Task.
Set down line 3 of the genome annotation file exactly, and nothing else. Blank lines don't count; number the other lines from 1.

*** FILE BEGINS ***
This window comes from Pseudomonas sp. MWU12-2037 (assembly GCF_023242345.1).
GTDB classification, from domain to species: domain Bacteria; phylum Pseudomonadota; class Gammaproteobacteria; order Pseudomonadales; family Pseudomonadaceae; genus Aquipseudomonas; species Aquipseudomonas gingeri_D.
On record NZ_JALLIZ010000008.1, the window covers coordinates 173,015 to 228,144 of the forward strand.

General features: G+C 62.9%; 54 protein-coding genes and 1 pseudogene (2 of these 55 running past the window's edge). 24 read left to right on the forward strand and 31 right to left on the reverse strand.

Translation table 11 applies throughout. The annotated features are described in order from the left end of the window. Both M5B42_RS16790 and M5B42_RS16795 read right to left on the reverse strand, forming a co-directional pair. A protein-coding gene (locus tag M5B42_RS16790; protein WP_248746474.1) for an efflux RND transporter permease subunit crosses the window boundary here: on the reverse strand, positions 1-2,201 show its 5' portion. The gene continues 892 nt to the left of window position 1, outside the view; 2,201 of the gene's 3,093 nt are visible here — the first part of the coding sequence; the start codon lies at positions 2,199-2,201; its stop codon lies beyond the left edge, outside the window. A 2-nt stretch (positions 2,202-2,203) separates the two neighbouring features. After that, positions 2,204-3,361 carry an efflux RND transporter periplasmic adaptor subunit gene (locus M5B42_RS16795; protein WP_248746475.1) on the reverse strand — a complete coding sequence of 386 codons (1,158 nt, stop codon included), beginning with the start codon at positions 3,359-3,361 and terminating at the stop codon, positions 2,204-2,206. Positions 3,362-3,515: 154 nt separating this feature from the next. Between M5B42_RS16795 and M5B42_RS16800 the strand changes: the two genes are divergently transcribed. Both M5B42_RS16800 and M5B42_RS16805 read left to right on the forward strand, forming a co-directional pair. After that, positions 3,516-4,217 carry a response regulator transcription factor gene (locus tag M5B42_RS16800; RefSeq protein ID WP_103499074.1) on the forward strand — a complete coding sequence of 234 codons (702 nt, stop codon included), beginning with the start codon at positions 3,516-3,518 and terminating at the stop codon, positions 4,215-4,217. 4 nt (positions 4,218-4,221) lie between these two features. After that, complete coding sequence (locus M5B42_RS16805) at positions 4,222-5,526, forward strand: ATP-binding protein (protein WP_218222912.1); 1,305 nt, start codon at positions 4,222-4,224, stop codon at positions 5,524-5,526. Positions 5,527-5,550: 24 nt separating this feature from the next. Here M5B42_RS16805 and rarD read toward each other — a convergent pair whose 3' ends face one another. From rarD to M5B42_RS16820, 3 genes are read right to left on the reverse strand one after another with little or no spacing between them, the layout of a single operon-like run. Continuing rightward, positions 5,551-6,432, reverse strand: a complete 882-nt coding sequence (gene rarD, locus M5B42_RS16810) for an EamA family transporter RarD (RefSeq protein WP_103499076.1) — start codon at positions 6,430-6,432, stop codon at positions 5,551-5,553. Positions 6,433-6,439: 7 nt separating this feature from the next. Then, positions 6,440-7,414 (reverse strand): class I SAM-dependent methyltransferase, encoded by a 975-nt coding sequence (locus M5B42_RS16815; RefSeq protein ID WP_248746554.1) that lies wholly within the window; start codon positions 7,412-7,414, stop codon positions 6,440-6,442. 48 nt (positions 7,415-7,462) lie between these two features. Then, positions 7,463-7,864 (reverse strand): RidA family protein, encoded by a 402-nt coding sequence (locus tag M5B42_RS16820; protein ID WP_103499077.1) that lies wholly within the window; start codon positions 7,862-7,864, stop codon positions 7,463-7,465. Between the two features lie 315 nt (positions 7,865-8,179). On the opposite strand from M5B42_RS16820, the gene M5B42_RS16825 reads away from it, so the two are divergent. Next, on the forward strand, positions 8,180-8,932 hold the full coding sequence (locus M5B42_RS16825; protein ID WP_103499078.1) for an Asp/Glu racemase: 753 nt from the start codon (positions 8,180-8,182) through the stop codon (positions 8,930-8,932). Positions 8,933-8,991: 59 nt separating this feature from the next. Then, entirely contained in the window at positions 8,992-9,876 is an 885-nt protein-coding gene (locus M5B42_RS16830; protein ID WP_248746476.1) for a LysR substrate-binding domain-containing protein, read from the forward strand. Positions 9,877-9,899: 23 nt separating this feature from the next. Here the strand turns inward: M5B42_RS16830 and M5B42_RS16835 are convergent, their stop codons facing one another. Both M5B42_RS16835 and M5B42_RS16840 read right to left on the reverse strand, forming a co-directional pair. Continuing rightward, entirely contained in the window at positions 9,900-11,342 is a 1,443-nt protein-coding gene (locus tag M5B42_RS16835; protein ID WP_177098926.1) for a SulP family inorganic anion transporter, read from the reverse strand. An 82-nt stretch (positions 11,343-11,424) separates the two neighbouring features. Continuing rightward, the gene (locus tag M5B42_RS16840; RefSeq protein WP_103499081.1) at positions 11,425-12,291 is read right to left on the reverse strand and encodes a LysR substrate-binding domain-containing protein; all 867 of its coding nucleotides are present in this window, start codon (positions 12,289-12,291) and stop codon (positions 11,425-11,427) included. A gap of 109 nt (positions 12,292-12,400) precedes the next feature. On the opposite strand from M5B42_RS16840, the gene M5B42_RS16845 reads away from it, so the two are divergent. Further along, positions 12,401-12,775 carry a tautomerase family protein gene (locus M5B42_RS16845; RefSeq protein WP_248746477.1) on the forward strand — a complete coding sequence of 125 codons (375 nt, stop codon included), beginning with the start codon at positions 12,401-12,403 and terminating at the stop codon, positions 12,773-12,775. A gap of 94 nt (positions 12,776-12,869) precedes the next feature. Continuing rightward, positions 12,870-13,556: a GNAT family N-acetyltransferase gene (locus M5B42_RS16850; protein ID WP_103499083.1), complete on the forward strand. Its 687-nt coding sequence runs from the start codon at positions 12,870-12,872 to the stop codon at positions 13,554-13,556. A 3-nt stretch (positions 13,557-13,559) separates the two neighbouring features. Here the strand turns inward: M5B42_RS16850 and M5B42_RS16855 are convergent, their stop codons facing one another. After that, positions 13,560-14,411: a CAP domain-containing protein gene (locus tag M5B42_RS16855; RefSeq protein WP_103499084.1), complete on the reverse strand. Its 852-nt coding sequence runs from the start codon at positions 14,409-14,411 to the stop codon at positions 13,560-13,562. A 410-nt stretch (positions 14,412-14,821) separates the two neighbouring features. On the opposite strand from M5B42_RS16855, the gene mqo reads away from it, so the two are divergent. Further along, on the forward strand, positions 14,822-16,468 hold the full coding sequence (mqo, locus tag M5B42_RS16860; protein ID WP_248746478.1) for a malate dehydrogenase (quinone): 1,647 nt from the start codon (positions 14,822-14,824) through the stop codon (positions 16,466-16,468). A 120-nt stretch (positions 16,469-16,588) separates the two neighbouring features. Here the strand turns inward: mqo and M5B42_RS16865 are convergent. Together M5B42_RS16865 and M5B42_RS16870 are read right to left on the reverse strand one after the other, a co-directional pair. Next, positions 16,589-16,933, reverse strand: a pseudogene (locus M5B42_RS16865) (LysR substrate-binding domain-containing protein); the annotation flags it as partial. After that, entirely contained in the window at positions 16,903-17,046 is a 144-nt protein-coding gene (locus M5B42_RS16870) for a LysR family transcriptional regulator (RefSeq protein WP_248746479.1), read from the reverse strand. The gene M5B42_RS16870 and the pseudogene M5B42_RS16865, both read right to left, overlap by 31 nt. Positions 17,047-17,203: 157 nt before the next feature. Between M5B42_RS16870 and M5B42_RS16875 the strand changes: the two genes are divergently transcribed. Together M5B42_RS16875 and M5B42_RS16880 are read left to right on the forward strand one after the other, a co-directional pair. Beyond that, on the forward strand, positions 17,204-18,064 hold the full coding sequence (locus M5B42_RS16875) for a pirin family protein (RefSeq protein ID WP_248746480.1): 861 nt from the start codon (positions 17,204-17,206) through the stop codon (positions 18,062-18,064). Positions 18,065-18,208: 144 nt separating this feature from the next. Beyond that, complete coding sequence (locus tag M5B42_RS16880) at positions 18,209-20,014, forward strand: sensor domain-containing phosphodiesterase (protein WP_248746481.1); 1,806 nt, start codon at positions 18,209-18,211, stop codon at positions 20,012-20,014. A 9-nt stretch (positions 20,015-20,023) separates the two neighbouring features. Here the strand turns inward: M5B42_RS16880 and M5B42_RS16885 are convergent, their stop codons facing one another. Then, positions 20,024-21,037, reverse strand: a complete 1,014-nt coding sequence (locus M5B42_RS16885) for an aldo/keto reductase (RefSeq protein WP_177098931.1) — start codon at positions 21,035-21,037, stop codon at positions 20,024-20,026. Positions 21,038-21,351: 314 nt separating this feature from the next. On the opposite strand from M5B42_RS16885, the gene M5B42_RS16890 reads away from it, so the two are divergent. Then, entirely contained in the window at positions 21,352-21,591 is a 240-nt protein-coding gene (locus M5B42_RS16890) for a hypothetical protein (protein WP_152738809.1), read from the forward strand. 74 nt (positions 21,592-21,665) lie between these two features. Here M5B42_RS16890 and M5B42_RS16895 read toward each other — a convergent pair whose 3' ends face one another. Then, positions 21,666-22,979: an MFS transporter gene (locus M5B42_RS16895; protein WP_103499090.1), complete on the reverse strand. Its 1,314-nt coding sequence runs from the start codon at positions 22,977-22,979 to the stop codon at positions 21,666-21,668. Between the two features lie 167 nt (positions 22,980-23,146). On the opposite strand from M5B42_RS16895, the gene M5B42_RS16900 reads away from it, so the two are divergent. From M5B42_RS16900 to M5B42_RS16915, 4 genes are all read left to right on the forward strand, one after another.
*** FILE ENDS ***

On record NZ_JALLIZ010000008.1, the window covers coordinates 173,015 to 228,144 of the forward strand.